COMING UP:

Barack Obama, Hillary Clinton, once bitter foes, have '60 Minutes' love-in

Associated Press

WASHINGTON - Hatchet deeply buried, U.S. President Barack Obama and his political nemesis-turned-ally, Hillary Clinton, make a joint appearance on CBS's "60 Minutes" on Sunday in an interview that marks a new chapter in a complex personal and political association.

"I just wanted to have a chance to publicly say thank you because I think Hillary will go down as one of the finest secretary of states we've had," Obama says in the interview, recorded Friday at the White House, as Clinton smiles beside him.

"It has been a great collaboration over the last four years. I'm going to miss her. I wish she was sticking around."

Such a love-in would have seemed unimaginable in 2008, when Obama and Clinton were locked in a brutal, bruising primary battle for the Democratic presidential nomination.

The "60 Minutes" interview aired on the fifth anniversary of the weekend Obama handily defeated Clinton in the South Carolina primary. That contest followed a particularly nasty leadup, when Bill Clinton angered African-Americans in the state when the former president, campaigning for his wife, described Obama's candidacy as a "fairy tale."

Many of the most incendiary rumours about Obama — including long disproven allegations that he's a Muslim and was born in Kenya — were propagated by Clinton supporters in 2008.

But what a difference four years —and a key cabinet position — has made between Obama and the woman who once derided him as woefully unprepared for the White House.

Obama and Clinton were even photographed tearfully embracing and holding hands in September when the bodies of four Americans, including the U.S. ambassador to Libya, were returned to the United States following an attack on the consulate in Benghazi.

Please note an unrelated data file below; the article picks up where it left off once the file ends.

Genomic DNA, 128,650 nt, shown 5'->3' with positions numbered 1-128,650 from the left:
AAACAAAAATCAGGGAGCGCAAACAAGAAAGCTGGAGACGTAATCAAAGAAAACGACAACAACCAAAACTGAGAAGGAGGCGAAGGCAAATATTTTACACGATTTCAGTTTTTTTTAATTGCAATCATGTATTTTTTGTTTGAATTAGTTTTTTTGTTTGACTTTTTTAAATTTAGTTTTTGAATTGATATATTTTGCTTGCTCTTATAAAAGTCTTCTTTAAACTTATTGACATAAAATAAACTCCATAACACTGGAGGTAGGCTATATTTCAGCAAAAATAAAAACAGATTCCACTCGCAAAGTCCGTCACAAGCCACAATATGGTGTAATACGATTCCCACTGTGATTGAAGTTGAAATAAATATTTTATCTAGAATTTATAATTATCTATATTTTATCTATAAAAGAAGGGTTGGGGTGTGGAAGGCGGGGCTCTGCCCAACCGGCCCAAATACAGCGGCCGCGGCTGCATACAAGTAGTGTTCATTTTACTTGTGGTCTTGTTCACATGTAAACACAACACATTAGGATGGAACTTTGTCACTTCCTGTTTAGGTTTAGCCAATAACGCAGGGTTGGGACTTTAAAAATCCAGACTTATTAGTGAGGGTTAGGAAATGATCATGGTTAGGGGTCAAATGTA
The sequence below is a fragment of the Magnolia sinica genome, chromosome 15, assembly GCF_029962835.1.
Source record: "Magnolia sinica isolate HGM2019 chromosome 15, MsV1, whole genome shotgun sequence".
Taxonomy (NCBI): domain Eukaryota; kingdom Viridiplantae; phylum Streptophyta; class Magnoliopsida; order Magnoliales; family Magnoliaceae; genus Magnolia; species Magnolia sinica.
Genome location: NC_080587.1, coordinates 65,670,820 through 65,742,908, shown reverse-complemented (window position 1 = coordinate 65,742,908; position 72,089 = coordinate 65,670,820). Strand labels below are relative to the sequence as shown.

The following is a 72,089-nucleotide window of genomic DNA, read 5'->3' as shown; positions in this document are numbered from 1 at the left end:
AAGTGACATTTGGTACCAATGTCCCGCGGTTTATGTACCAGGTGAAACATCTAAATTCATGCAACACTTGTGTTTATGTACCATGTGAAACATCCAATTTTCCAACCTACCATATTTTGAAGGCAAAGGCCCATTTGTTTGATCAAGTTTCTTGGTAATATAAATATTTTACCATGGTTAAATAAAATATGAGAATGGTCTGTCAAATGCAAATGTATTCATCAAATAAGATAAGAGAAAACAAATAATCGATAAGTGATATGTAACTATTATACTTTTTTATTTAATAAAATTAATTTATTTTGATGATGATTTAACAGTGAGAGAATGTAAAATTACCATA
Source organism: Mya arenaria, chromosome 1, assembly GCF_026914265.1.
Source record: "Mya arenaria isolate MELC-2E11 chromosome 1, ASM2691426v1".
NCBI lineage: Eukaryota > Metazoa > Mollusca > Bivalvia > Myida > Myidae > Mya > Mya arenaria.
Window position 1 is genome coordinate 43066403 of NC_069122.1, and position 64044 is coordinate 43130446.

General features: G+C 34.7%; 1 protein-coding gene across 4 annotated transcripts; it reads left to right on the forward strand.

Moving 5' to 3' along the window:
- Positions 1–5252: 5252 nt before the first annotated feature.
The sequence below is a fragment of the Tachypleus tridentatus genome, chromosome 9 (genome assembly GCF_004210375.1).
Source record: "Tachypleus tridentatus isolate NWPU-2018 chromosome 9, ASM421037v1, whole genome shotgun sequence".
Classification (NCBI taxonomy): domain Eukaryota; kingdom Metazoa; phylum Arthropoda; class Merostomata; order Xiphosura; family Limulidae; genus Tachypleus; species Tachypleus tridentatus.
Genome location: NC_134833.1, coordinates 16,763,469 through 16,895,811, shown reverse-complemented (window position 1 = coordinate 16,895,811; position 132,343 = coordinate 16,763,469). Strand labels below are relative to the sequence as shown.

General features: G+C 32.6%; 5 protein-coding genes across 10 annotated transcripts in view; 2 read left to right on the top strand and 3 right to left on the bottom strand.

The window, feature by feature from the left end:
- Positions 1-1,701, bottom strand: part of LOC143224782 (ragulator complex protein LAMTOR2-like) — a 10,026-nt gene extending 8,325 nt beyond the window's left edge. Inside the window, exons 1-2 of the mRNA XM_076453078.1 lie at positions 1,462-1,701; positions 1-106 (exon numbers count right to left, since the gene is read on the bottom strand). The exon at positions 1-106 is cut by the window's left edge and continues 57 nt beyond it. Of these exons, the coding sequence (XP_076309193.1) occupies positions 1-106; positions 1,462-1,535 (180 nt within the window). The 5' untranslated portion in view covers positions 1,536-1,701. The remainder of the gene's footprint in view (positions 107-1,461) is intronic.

Clinton herself acknowledged that their joint interview with Steve Kroft of "60 Minutes" was extraordinary considering the nature of their primary brawls.

"A few years ago it would have been seen as improbable because we had that very long, hard primary campaign," she said in an excerpt released over the weekend by CBS.

"And then President Obama asked me to be secretary of state and I said yes. And why did he ask me and why did I say yes? Because we both love our country."

Clinton is resigning her post, likely to be replaced by Sen. John Kerry, amid speculation she's eyeing a run for president in 2016.

The "60 Minutes" interview took place after Clinton spent much of the past week on Capitol Hill, defending her handling of the Benghazi attacks. Ambassador Chris Stevens and three other American officials were killed by Islamic militants in Benghazi on the 11th anniversary of the Sept. 11, 2001 terrorist attacks.

Clinton forcefully denied anyone at the State Department or in the Obama administration made any efforts to mislead Americans on the attacks as the details emerged.

While Clinton's resignation marks the official end of Obama and Clinton's working relationship, it could signal the start of a new chapter in their association with the 2016 presidential election now on the horizon.

During last year's election campaign, Bill Clinton was one of Obama's top surrogates, despite his own notoriously frosty relationship with the commander-in-chief.

The buzz in the U.S. capital is that Obama promised to throw his support behind Hillary Clinton in 2016 in exchange for Bill Clinton's help on the campaign trail in 2012. If so, Obama could find himself in a quandary if Joe Biden, his cherished vice-president, opts to throw his hat in the ring as well.

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